Mithridates was waiting for him in Greece with an army five times bigger. But Silla was a formidable general who knew perfectly the men and the means to exploit with cold and lucid calculation their strengths and weaknesses. He retook Athens, which had passed to the enemy, for this, the city was punished with angry and bloody plunder, and a few days later, he defeated the king of Pontus in a masterful battle. And, without completing the campaign and without avenging the slaughter of the 80,000 Romans, he hastened to sign the peace with Mithridates, which cost the king only the payment of an indemnity and the withdrawal from his recent conquests, and headed for Patras, to embark for Italy.

In Rome, of the two Consuls of 87, one, Octavius, was aligned with Silla and the optimates, the other, Cinna, with the populares. Cinna had been expelled from Rome, and in a single day, more than 10,000 corpses had piled up on the City's pavements. But in aid of Cinna, Marius came from Africa, gathering an army of veterans and slaves. It was the civil war. After some battles around Rome, Marius and Cinna defeated Octavius’ troops and occupied Rome. It was their turn, now, to eliminate all those who had collaborated with their opponents, but in addition to that, their troops plundered and killed indiscriminately before order was restored. The senators' heads, hoisted on spades, were carried around in the streets. A revolutionary court sentenced thousands of Patricians to death. Silla was declared relieved of his command, all his property confiscated, all his friends killed.

But the bloody success of the populares did not last for long. The elderly Marius, who had been elected consul for the seventh time in 86, died after a few days in office. Cinna was killed in 84 while trying to bring a legion that had mutinied back to order, a clear symptom of the degradation of military discipline. Now that the armies of Rome enlisted on a voluntary basis, they fought more and more not for the Republic but for their own advantage.

Back from Greece, Silla landed in Brindisi in 83. The populares, led by Caius Marius the Younger, Marius’ son, still controlled the legitimate government and the consular legions. The government proclaimed Silla a public enemy and sent an army to fight him; on the other side, Silla’s army was joined by the troops that various young nobles had enlisted at their expense, among them  Gnaeus Pompey and Marcus Licinius Crassus; we will meet them again soon. The Battle of Porta Collina was one of the bloodiest in ancient times: 50,000 men, half of Marius’ army, were killed.

Silla’ triumph in the capital, on January 27th of the year 81, was glorious. The general was followed by the enthusiastic procession of the proscripts of Marius, all with wreaths of flowers around their head, who acclaimed him as the “saviour of the fatherland”. Romans bowed and decided to erect, for gratitude, the first equestrian statue ever dedicated in Rome, of gilded bronze, no one had ever been represented otherwise than on foot.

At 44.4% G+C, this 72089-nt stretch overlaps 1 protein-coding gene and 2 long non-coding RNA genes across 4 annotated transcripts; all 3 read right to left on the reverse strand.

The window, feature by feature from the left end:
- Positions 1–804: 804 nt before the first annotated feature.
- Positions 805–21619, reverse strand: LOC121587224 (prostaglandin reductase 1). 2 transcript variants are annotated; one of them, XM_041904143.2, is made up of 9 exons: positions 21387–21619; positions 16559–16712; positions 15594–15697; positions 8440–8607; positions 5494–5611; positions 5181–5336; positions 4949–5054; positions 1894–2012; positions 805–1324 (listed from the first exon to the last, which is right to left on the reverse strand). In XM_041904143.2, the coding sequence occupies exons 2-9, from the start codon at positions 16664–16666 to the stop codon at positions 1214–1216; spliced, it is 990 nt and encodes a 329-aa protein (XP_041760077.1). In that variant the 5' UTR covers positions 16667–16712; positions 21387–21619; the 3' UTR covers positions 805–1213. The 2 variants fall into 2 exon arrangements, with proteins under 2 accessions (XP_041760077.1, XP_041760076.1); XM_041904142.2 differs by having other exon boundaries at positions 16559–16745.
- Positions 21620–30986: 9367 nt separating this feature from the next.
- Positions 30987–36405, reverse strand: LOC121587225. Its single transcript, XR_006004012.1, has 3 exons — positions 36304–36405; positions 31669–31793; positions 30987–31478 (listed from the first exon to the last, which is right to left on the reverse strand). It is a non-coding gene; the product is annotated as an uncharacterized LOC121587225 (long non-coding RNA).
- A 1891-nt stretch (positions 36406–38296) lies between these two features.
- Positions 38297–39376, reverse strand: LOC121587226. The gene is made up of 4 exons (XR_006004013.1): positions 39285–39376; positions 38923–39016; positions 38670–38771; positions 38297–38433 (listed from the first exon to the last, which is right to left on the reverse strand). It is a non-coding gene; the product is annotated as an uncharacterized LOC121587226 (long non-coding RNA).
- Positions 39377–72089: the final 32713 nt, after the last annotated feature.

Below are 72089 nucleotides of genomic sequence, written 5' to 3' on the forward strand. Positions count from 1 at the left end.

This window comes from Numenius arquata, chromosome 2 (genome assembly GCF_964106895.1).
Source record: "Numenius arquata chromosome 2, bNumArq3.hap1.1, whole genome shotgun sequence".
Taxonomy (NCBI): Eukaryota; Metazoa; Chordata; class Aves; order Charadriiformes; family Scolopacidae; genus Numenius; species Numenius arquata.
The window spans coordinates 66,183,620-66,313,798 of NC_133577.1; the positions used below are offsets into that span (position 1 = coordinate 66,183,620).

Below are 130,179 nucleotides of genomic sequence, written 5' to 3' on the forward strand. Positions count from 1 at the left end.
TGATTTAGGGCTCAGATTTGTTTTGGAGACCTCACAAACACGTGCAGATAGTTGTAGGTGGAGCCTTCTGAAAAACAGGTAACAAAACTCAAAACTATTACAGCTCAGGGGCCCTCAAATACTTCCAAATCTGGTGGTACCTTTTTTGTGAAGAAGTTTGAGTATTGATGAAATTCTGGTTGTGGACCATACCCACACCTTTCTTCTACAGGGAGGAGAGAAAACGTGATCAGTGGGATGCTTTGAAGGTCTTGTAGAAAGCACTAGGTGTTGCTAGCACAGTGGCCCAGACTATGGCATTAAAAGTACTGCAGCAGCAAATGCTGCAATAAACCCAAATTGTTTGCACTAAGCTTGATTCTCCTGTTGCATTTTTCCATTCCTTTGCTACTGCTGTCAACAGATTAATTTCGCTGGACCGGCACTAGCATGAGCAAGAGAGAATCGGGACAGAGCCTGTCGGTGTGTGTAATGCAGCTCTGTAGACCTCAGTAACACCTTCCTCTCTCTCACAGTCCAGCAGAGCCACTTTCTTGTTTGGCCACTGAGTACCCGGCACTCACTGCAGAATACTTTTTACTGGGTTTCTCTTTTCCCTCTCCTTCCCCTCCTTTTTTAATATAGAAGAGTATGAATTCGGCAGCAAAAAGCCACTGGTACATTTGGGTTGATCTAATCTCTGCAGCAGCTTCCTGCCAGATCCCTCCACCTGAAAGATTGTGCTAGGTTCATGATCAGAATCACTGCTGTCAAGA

Silla was the true inventor of the cult of personality; he had new coins minted with his profile, the celebration of Silla’s victory was introduced in the calendar as mandatory. He had himself appointed dictator, but with an extraordinary role and duration: he would write the laws to reform the state, and his office would last indefinitely.

In line with his totalitarianism, Silla treated Rome like a conquered city, leaving it under the guard of his army and carrying out the most ferocious repression.  40 senators and 2,600 equites, who had sided with Marius, were sentenced to death and executed. Prizes were distributed to those who delivered a fugitive, dead or alive; the forum and the streets were adorned with decapitated heads, and even many of those who had tried to get by without taking sides were killed or deported, especially if they were rich: Silla needed their wealth to fatten his soldiers. One of the suspects was a young man named Caius Julius Caesar, who, being the nephew of Marius on his wife’s side, refused to deny his uncle. Then, common friends got in the way, and the young man got away with a sentence of confinement.

With a series of laws, Silla started to redesign the architecture of the Republic, with the obvious aim of consolidating the Senate's authority and the aristocratic class to which he belonged. In his fight against the populares, he abolished the fundamental right of veto of the tribunes of the plebs and their faculty of proposing bills independently; from now on, they could do it with the prior approval by the Senate. Moreover, from then on, those who had previously been tribunes of the plebs could not hold other positions; this dissuaded the most ambitious and valid young people from becoming tribunes. It was a complete aristocratic restoration; he carried it out to its full extent and, to prevent other generals from doing what he himself had done, namely occupy Rome with soldiers and impose one’s will, he eventually dismissed the army and extended the ban to introduce an army within the city boundaries to all peninsular Italy, whose borders were the rivers Magra, north of Lucca, and Rubicon north of Rimini (remember the Rubicon, it will come back in a few decades).

It seemed that Silla would reign over Rome for the rest of his life, but in 79, surprising everyone, he returned supreme power to the Senate and retired to private life in his villa in Cuma. He died in 78. Before he died, he dictated his epitaph: “no friend has done me any service, no enemy has offended me, that I have not fully repaid”.

Silla's dictatorship was the first step towards monarchy, based on the control of armies. From now on, the State's future would be in the hands of politicians-military leaders with troops, like for Silla, more loyal to someone who could best defend their interests than to the State.


Read 152 times Last modified on Monday, 17 May 2021 15:30
Marcello Cordovani

Marcello Cordovani is the founder and co-owner of VITORITALY. He is also the Tour Manager of the private tour of Italy